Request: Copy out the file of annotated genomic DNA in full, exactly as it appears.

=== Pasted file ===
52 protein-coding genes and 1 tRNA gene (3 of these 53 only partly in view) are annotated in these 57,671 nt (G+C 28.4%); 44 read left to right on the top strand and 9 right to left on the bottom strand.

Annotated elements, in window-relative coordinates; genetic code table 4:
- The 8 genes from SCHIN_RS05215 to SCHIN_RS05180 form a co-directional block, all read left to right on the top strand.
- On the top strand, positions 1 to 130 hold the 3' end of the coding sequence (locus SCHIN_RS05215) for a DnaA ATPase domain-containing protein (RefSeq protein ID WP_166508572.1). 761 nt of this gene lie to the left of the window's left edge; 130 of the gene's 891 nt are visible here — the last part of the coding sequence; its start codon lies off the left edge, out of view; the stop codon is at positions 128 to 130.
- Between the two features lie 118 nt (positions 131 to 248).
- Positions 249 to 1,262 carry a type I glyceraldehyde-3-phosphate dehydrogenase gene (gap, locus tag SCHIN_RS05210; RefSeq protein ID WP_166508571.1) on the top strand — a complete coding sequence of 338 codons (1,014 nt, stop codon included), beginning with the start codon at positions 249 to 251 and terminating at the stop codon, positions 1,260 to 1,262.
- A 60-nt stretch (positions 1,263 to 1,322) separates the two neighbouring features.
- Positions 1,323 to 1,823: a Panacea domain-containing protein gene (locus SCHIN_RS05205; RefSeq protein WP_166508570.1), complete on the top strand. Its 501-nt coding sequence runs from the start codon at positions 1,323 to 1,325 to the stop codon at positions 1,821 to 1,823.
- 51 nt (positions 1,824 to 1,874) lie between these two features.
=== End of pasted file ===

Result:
52 protein-coding genes and 1 tRNA gene (3 of these 53 only partly in view) are annotated in these 57,671 nt (G+C 28.4%); 44 read left to right on the top strand and 9 right to left on the bottom strand.

Annotated elements, in window-relative coordinates; genetic code table 4:
- The 8 genes from SCHIN_RS05215 to SCHIN_RS05180 form a co-directional block, all read left to right on the top strand.
- On the top strand, positions 1 to 130 hold the 3' end of the coding sequence (locus SCHIN_RS05215) for a DnaA ATPase domain-containing protein (RefSeq protein ID WP_166508572.1). 761 nt of this gene lie to the left of the window's left edge; 130 of the gene's 891 nt are visible here — the last part of the coding sequence; its start codon lies off the left edge, out of view; the stop codon is at positions 128 to 130.
- Between the two features lie 118 nt (positions 131 to 248).
- Positions 249 to 1,262 carry a type I glyceraldehyde-3-phosphate dehydrogenase gene (gap, locus tag SCHIN_RS05210; RefSeq protein ID WP_166508571.1) on the top strand — a complete coding sequence of 338 codons (1,014 nt, stop codon included), beginning with the start codon at positions 249 to 251 and terminating at the stop codon, positions 1,260 to 1,262.
- A 60-nt stretch (positions 1,263 to 1,322) separates the two neighbouring features.
- Positions 1,323 to 1,823: a Panacea domain-containing protein gene (locus SCHIN_RS05205; RefSeq protein WP_166508570.1), complete on the top strand. Its 501-nt coding sequence runs from the start codon at positions 1,323 to 1,325 to the stop codon at positions 1,821 to 1,823.
- 51 nt (positions 1,824 to 1,874) lie between these two features.